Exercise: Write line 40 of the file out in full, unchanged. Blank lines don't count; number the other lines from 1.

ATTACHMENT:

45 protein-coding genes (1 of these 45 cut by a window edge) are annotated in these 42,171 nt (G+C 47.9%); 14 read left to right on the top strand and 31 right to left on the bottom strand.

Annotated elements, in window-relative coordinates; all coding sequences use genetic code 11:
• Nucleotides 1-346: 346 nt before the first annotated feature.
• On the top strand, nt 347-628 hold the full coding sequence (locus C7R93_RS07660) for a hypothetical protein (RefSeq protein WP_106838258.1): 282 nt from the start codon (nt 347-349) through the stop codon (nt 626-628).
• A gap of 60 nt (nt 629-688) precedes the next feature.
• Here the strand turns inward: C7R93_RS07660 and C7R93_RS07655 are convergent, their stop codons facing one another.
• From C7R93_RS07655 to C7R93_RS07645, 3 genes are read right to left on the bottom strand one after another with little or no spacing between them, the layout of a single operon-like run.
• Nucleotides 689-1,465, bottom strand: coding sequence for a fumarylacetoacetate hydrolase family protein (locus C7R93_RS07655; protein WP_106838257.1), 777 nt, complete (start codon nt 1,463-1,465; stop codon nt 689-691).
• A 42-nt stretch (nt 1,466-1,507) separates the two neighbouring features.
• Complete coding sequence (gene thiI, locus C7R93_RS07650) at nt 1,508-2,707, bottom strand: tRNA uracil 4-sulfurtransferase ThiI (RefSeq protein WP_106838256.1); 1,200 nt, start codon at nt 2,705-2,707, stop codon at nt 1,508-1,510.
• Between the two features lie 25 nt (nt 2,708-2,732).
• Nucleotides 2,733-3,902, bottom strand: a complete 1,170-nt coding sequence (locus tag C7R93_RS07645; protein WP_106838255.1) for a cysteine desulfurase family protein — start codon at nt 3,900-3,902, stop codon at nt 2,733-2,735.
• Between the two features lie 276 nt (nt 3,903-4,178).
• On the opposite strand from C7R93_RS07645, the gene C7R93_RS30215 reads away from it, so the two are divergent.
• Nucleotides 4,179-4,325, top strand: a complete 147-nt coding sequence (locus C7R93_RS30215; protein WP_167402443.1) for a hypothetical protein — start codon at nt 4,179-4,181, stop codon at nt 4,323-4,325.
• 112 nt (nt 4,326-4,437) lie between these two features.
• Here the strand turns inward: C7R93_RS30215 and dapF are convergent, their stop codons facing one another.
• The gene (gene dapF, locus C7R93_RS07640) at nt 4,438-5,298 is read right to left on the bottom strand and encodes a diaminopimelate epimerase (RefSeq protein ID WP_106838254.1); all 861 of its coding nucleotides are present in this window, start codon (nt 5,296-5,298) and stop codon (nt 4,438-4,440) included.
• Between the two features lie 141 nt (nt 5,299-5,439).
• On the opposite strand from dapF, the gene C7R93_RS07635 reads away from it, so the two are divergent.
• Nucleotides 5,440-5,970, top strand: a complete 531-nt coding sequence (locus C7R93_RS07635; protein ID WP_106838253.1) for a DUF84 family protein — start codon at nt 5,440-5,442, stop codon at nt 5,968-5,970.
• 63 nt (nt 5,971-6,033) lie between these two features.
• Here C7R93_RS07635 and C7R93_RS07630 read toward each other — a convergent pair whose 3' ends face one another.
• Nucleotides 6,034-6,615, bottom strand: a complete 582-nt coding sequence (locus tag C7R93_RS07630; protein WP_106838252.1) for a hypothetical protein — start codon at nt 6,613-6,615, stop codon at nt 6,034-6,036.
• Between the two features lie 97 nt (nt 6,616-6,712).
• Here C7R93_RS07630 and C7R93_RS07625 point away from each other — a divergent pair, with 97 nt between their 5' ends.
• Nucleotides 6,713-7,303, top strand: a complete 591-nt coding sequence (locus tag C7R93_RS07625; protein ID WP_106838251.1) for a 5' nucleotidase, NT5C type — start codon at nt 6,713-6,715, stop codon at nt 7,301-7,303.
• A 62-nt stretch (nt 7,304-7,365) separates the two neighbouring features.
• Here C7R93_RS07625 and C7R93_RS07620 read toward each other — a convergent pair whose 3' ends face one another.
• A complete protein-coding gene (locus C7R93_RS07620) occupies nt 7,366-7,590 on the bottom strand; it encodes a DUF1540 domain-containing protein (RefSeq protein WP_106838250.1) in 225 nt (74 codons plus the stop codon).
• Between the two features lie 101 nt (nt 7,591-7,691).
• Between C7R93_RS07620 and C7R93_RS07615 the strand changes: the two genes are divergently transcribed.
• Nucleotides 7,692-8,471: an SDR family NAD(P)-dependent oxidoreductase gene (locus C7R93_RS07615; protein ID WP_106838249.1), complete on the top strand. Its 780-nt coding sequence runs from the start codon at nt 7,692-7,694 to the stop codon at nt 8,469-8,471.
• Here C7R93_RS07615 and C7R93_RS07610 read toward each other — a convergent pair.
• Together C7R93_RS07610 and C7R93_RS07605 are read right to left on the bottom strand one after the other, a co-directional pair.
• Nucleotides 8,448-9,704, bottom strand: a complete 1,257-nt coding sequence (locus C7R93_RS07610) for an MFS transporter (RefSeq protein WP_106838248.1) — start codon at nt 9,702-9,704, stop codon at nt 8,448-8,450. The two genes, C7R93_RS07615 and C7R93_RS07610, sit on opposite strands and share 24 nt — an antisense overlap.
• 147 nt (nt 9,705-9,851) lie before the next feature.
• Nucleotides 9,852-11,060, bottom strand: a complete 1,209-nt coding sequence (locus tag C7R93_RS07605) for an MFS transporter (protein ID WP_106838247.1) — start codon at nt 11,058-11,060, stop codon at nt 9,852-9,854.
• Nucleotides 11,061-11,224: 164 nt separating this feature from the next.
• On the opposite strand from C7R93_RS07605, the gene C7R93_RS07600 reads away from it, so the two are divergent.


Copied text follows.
• On the opposite strand from C7R93_RS07605, the gene C7R93_RS07600 reads away from it, so the two are divergent.